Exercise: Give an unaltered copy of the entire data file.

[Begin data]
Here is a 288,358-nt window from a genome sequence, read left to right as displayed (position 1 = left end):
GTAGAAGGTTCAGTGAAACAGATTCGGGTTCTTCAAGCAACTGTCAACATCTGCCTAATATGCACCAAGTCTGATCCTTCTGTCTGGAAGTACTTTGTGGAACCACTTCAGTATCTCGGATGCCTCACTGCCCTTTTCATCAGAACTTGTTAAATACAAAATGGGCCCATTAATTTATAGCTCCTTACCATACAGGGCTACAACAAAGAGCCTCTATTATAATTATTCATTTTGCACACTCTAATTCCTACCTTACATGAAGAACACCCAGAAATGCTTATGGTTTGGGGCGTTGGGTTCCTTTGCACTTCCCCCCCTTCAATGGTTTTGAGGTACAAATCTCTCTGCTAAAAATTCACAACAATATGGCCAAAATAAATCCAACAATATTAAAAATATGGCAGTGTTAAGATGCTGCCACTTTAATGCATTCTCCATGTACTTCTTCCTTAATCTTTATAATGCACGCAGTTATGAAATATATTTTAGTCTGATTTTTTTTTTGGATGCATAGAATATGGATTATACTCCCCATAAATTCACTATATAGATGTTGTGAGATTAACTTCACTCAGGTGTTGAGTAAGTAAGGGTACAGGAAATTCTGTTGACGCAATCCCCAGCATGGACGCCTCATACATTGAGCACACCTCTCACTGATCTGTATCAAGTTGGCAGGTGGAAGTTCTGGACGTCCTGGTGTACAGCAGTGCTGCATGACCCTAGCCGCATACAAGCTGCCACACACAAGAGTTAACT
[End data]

Here is a 288,358-nt window from a genome sequence, read left to right as displayed (position 1 = left end):
GTAGAAGGTTCAGTGAAACAGATTCGGGTTCTTCAAGCAACTGTCAACATCTGCCTAATATGCACCAAGTCTGATCCTTCTGTCTGGAAGTACTTTGTGGAACCACTTCAGTATCTCGGATGCCTCACTGCCCTTTTCATCAGAACTTGTTAAATACAAAATGGGCCCATTAATTTATAGCTCCTTACCATACAGGGCTACAACAAAGAGCCTCTATTATAATTATTCATTTTGCACACTCTAATTCCTACCTTACATGAAGAACACCCAGAAATGCTTATGGTTTGGGGCGTTGGGTTCCTTTGCACTTCCCCCCCTTCAATGGTTTTGAGGTACAAATCTCTCTGCTAAAAATTCACAACAATATGGCCAAAATAAATCCAACAATATTAAAAATATGGCAGTGTTAAGATGCTGCCACTTTAATGCATTCTCCATGTACTTCTTCCTTAATCTTTATAATGCACGCAGTTATGAAATATATTTTAGTCTGATTTTTTTTTTGGATGCATAGAATATGGATTATACTCCCCATAAATTCACTATATAGATGTTGTGAGATTAACTTCACTCAGGTGTTGAGTAAGTAAGGGTACAGGAAATTCTGTTGACGCAATCCCCAGCATGGACGCCTCATACATTGAGCACACCTCTCACTGATCTGTATCAAGTTGGCAGGTGGAAGTTCTGGACGTCCTGGTGTACAGCAGTGCTGCATGACCCTAGCCGCATACAAGCTGCCACACACAAGAGTTAACT